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Mihaela Nedelcu: ICTs contribute to integration

Mihaela Nedelcu, who holds a BA in Mathematics and a PhD in Sociology, is a professor and head of research at the Sociology Institute at the University of Neuchâtel (Switzerland) and the author of several studies on the impact of new technologies on migratory processes. Born in Craiova (Romania) in 1969, she is a visiting professor at the UOC’s research institute, IN3.

You have studied how Romanian emigrants living around the world use new technologies and interact with each other and with their homeland thanks to the Internet. How would you describe this new-style emigrant?

I became interested in highly educated Romanian emigrants, specifically in the computer scientists who were living in Canada in the late 1990s, when the technologies were only available to an elite. Many of the people who left prepared for their journey with the information they had gotten on the Internet and discussion forums, where they shared experiences with people who had left before them.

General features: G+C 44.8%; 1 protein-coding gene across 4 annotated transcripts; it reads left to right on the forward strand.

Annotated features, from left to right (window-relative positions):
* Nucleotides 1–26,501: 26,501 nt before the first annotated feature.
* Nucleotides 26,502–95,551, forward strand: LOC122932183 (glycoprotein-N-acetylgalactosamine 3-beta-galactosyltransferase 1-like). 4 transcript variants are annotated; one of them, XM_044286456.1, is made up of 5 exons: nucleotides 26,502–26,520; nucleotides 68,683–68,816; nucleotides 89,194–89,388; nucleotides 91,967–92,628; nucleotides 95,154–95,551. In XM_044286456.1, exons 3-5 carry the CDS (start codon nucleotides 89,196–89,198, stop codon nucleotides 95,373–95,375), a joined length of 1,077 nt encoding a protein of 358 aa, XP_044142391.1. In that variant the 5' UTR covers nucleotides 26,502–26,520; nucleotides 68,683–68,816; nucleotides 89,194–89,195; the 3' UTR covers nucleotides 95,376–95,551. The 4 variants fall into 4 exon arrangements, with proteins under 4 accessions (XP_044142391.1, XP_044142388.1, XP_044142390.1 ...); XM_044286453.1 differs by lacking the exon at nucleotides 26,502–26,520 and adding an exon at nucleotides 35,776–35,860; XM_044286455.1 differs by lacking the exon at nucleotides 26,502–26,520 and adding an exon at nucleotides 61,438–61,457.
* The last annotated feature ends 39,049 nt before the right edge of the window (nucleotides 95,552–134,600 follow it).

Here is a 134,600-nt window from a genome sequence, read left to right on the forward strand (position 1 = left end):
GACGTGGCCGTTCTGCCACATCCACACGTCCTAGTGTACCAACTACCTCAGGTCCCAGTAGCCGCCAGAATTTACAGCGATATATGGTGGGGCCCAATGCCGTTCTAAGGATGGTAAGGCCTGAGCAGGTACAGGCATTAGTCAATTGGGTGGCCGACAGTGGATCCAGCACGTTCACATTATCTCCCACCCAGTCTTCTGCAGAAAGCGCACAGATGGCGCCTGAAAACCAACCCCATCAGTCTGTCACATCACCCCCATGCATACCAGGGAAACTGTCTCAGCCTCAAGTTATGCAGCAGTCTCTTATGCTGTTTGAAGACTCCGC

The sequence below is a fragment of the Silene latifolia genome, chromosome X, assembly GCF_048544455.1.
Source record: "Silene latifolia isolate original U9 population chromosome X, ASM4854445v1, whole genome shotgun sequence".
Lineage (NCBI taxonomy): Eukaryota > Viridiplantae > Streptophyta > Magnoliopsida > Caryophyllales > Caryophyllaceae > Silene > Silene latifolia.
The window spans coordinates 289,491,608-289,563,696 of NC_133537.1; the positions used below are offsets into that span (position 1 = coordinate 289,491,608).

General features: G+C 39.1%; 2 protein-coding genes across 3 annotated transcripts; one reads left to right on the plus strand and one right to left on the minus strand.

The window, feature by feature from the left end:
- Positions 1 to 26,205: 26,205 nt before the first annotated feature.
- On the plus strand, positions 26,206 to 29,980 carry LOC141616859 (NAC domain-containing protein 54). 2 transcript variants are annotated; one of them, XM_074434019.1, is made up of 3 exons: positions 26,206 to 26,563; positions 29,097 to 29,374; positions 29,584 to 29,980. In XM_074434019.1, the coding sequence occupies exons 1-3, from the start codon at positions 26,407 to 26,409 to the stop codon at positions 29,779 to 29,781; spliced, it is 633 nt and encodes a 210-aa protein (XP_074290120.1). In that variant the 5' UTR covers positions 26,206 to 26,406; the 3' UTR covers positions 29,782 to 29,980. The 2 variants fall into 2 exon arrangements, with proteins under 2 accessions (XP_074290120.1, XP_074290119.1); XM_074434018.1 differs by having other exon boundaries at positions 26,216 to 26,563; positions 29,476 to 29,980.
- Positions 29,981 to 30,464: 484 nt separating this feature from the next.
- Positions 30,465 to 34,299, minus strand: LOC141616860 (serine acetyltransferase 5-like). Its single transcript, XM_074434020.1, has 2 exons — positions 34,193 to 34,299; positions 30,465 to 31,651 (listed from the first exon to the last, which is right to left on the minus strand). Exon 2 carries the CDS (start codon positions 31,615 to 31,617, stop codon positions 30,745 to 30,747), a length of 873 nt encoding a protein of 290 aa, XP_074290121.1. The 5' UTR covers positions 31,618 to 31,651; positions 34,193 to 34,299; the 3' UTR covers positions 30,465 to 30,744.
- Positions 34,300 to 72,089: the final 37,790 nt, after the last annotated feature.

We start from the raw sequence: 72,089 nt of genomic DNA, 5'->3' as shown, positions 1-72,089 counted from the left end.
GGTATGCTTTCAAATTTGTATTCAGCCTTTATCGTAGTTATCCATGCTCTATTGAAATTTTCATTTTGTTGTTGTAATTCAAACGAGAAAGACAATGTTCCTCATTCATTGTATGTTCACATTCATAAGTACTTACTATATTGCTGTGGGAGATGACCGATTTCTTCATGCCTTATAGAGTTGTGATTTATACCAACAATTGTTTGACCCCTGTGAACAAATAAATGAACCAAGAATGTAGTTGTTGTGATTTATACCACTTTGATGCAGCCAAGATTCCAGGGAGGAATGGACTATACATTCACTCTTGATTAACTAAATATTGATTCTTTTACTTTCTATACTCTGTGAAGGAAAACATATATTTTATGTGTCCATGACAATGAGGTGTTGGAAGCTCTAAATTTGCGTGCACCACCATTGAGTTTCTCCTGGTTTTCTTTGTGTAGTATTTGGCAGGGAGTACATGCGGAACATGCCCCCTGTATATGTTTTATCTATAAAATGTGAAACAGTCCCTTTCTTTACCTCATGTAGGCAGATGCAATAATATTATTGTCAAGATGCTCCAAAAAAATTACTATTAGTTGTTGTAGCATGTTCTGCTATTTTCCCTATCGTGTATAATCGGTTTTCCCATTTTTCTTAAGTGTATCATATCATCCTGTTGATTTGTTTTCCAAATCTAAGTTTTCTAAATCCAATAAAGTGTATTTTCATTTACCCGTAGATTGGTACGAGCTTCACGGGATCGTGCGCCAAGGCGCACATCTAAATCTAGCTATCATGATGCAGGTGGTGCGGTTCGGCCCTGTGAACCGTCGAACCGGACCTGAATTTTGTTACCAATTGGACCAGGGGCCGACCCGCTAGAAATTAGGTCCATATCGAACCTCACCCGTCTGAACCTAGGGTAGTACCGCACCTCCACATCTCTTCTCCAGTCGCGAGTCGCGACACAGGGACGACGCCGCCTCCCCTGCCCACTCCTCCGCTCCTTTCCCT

How has the Internet affected the lives of people who have left their country?

We saw how the Internet transformed the emigrant’s experience by facilitating the process. By the time they reached the new country, they were already aware of all the formalities they had to go through. They had high-quality information and had already taken the first few steps to integrate. The Internet has become a tool to help emigrants acclimate from a distance, as well as a means of facilitating integration into the job market, knowledge of the institutions, of laws and of the possibilities and difficulties they will find.

The new technologies facilitate emigration, but do they also transform it totally?

Absolutely. Early 20th century sociologists had studied the case of the Polish in North America and how the letters they sent back to their country revealed the changes they were undergoing. What has changed significantly is mainly continuity and instantaneousness.

What changes are the technologies bringing about in these people’s lives?